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With Black Shark, Hammer ups the ante considerably, putting them in a place where anything's possible.

Hammer No More The Fingers' Black Shark 

(Churchkey Records)

During the first couple of songs of Black Shark, you might not notice anything different from Durham's Hammer No More The Fingers. Granted, the second album from the kinetic trio doesn't come out swinging like their debut, Looking For Bruce, did with that "Automobiles" and "Shutterbug" one-two punch. Instead, "Atlas of an Eye" and "The Agency" bob and weave, carefully choosing when to turn up the volume and rock out. Still, the group's off-kilter sense of humor and melodic smarts are just as present here as on older Hammer offerings. The group even brings back noted producer/ former Jawbox and Burning Airlines frontman J. Robbins to turn the knobs and slide the faders. Same as it ever was, fitting enough for a band often typecast for its '90s nostalgia impulses.

But about two-thirds of the way through "Leroy," a somewhat profane ditty that's as Bruce-like (read: gloriously raucous) as anything here, comes a string section. It appears during the song's lone moment of calm, as the guitars go acoustic and Jeff Stickley eases up on his kit. These strings turn the song's shout-along chorus ("in the beginning of life/ there is a wonderful sound in our heads") into something much more poignant. At last, we have a newly interesting wrinkle in what was, until that point, just another indie rock headbanger.

While it'd be a bit disingenuous to call Black Shark a "mature" record, with songs like the motherfucker-dropping "Leroy" and "Your Nutrition is My Mission" front and center, there's no mistaking that Hammer No More The Fingers have developed as a band. The deployment of strings (and some organ) is only part of this growth. At 34 minutes, Shark is only two minutes longer than its predecessor. However, the songwriting here displays a newfound depth and skill that belies the album's brevity. Instead of seemingly rushing through their songs, Hammer gives these tunes room to breathe and relax. A song like the four-minute "Thunder 'n Rain" states its case lyrically in less than two minutes, sketching out a picture informed by bittersweet nostalgia and hard choices. The song's long coda fills in whatever gaps the words left, with the string section joining the band in a slow, stately dance that's just as lyrical as the song's words.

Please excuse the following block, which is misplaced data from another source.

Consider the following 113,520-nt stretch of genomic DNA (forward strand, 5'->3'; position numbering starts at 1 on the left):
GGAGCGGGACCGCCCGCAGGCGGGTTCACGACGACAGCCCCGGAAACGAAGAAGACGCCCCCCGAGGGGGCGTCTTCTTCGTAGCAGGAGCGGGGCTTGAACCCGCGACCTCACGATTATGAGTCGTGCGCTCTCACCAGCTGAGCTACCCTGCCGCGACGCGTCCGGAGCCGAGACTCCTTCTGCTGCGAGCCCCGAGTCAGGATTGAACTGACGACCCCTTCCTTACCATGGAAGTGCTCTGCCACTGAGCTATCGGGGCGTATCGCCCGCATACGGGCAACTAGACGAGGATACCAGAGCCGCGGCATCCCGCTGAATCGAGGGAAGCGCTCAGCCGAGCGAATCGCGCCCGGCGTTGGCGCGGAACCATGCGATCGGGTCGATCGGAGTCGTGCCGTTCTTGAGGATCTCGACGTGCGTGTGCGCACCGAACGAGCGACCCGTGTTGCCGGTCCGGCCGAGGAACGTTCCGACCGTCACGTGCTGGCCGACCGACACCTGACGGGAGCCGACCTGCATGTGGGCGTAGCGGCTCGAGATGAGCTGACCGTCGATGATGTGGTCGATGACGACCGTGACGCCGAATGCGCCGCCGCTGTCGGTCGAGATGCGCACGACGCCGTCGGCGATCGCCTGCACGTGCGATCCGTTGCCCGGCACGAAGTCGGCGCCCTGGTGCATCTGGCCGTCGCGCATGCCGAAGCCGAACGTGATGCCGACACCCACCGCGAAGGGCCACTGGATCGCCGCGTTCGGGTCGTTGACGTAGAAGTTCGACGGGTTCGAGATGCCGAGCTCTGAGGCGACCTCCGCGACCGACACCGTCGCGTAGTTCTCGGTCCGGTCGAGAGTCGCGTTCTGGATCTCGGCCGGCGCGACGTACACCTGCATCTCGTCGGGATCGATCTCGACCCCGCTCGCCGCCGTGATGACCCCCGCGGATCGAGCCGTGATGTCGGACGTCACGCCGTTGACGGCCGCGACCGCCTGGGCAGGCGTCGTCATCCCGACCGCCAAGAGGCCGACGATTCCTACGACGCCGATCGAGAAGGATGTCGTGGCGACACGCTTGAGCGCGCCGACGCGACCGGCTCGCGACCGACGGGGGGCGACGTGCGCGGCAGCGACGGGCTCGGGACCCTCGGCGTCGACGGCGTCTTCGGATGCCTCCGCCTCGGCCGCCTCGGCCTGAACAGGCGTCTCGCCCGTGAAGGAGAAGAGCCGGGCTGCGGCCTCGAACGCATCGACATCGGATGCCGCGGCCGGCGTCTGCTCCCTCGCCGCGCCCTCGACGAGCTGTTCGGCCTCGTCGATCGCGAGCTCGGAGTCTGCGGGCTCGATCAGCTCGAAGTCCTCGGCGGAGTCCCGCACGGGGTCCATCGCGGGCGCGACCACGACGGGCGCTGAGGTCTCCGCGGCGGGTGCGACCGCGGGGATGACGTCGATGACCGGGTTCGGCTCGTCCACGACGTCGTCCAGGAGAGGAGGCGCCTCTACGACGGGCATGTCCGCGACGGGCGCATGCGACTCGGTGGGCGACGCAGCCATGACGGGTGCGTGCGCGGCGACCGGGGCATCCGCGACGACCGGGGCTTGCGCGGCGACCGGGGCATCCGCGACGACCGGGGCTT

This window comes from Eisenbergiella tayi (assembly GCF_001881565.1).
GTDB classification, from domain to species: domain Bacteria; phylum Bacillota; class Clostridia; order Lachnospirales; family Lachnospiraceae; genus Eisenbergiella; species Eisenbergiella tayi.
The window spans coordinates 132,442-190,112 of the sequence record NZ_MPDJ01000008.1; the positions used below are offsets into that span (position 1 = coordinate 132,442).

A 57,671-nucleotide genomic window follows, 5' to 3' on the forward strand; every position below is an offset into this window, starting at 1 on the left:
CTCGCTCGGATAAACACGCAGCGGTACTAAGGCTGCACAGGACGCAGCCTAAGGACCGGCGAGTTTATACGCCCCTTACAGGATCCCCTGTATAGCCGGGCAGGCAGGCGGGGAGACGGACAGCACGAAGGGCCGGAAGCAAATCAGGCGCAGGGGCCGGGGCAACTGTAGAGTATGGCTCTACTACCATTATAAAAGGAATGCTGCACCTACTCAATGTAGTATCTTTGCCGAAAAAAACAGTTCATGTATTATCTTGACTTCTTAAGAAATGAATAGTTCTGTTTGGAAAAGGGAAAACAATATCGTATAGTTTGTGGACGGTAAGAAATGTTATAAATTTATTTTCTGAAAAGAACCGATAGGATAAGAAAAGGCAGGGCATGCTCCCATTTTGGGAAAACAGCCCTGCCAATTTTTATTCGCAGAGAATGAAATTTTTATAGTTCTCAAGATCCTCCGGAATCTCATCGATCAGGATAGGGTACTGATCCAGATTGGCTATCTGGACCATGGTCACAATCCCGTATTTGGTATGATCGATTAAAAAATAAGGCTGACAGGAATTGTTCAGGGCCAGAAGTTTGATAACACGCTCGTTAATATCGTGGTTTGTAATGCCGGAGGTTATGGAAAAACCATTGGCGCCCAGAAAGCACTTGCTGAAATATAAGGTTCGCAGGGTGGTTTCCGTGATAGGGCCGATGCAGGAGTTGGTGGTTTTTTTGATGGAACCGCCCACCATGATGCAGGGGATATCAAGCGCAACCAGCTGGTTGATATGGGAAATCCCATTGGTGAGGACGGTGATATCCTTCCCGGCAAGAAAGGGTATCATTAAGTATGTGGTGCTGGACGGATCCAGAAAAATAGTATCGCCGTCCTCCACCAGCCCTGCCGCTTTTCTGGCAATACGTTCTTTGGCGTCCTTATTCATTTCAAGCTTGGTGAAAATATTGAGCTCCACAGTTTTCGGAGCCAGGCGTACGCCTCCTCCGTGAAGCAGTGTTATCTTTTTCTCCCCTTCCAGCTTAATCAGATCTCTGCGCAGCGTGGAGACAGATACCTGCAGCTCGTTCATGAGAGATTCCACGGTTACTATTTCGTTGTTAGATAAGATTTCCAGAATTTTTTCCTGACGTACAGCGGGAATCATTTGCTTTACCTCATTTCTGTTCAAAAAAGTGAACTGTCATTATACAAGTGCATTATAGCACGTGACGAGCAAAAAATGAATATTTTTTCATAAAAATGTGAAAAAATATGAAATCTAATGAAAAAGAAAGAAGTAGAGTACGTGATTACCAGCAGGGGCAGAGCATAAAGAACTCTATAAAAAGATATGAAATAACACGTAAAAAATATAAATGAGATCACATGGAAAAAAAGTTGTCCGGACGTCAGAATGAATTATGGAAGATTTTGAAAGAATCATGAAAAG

Even at its most energetic, Shark carries a sense of regret and loss, with images of old neighborhoods, church graveyards and spruce coffins dotting the album's upbeat landscape. A half-heard line as seemingly nonsensical as "these fingernails don't think about themselves" gains a sharper focus when the song's funereal setting becomes clear. As world-weary and downbeat as things can get in these songs, however, Hammer doesn't succumb to that mood. The same impulses that inspired the spy-guitar vibes of "The Agency" and the hit-and-run cheekiness of "Your Nutrition" are the same instincts that allow Hammer to get away with any sort of ponderous, existential worries, putting things in a proper perspective. As good as Looking For Bruce was, there was a sense that Hammer No More The Fingers was a happy-go-lucky bunch of dudes content with writing enjoyable indie rock tunes. With Black Shark, Hammer ups the ante considerably, putting them in a place where anything's possible.

  • With Black Shark, Hammer ups the ante considerably, putting them in a place where anything's possible.

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